Energy drinks have a long-standing bad reputation because of their potential health risks, but this hasn’t stopped the public from frequently reaching for the cans loaded with caffeine, sugar, legal stimulants, and other additives.

While caffeine is often under scrutiny for its effect on the body, a new study showed other ingredients in energy drinks may be responsible. In the study, researchers found when the participants drank energy drinks, there were more changes in the heart’s electrical activity and blood pressure than when they drank another beverage with an identical amount of caffeine, but less of the other ingredients.

Read: Are Energy Drinks Dangerous For Heart Health? New Study Questions Risks, Nutritional Value

The researchers split up 18 young men and women into two groups. Half of the participants drank 32 ounces of an energy drink with 108 grams of sugar, 320 milligrams of caffeine, and other additives. The rest of the participants were given a carbonated drink with the same amount of caffeine, lime juice, and cherry syrup. After about a week when the beverages were flushed out of their systems, the participants switched drinks.

The subjects' heart activity were measured at the beginning of the study and at one, two, four, six, and 24 hours after drinking the beverage.

The electrocardiogram results revealed the energy drink group had a higher QT interval, which is a specific time measurement involving heartbeat, when compared to the caffeine group.

“If this time interval, which is measured in milliseconds, is either too short or too long, it can cause the heart to beat abnormally. The resulting arrhythmia can be life threatening,” said study author Emily Fletcher, in a news release.

Both groups also experienced an increase in systolic blood pressure, but after about six hours, the readings from the caffeine group slowed down and were almost similar to their original readings.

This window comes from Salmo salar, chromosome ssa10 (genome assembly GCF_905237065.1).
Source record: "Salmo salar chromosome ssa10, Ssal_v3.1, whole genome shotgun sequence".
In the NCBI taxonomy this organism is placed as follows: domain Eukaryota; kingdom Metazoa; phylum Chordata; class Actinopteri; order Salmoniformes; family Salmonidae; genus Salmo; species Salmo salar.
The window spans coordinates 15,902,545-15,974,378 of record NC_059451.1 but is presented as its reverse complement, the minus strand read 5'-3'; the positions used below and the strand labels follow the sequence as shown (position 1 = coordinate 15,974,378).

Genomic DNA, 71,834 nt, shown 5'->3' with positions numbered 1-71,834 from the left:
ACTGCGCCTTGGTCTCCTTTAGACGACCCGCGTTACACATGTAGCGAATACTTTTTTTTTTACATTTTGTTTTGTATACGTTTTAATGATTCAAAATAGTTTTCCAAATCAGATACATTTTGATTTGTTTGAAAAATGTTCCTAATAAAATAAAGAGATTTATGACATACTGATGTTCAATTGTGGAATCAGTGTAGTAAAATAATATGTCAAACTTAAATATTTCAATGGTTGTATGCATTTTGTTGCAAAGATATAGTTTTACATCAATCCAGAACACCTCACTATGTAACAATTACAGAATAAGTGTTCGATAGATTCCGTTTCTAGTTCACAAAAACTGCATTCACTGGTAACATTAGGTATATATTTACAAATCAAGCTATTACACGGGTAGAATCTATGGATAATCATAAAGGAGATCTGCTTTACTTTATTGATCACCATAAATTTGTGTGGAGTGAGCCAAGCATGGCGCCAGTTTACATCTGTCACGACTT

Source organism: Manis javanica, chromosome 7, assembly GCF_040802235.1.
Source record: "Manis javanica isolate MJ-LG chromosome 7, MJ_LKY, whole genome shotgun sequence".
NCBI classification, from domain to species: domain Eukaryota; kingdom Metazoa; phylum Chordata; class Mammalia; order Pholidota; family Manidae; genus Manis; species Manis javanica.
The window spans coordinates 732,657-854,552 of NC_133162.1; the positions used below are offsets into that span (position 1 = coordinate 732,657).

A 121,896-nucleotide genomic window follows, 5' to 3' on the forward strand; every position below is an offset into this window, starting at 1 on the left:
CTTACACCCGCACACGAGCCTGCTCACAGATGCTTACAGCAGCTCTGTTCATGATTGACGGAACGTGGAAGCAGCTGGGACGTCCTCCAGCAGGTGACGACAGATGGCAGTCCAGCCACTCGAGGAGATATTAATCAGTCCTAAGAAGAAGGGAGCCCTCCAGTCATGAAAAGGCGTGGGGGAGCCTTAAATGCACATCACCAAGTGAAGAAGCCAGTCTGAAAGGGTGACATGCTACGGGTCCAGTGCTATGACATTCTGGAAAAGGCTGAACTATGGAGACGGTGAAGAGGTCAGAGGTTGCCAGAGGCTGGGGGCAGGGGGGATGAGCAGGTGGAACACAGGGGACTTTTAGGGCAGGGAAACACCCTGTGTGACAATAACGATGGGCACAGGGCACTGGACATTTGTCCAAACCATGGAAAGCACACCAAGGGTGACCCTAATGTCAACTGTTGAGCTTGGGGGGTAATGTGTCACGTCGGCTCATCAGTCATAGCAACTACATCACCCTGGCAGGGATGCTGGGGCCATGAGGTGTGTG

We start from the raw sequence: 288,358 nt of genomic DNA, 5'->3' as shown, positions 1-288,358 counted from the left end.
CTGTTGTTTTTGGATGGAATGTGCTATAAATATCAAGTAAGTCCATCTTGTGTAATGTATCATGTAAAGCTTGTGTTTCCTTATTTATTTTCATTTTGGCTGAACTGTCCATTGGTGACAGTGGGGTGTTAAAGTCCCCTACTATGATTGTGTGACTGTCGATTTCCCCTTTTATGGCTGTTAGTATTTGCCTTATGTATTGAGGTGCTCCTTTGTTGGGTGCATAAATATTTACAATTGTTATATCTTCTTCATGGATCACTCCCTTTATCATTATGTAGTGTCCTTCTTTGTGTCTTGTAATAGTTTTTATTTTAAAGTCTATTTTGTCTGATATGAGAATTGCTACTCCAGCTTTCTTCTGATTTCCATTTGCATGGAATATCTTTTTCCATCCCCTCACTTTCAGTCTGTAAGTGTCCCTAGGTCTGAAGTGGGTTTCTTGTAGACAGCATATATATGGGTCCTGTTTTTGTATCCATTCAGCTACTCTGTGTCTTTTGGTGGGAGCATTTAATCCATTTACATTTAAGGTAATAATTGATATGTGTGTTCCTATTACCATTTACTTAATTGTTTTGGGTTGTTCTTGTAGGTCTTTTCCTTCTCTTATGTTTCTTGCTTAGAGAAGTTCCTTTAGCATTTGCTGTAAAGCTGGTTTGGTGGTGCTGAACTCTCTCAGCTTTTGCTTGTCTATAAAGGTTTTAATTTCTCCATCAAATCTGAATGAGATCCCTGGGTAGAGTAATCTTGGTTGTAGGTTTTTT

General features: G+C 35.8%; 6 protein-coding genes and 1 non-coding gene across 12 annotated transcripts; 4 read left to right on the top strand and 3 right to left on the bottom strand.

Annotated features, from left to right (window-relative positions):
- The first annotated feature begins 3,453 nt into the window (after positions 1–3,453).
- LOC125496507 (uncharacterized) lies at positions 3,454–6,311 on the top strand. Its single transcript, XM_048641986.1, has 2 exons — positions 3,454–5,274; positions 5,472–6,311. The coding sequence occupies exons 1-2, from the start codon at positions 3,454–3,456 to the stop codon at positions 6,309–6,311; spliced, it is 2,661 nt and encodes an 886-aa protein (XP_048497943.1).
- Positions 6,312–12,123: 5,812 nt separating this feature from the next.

“On the other hand, those who consumed the energy drinks still had a mildly elevated blood pressure after six hours,” said Fletcher. “This suggests that ingredients other than caffeine may have some blood pressure altering effects, but this needs further evaluation.”

Furthermore, Fletcher notes larger clinical trials need to be conducted to further support these results.

In response to the study, the American Beverage Association released a statement: "Energy drinks have been safely consumed by people around the world for more than 25 years and nothing in this study of just 18 people refutes the safety of these products or their ingredients... It is also important to note that the raised blood pressure reported in this study was minimal – similar to what is experienced when climbing a flight of stairs – and, the researchers themselves say the results of the study are ‘not alarming.’”

See also: Dementia Research 2017: Caffeine Is Among 24 Compounds That May Prevent Dementia, Study Says

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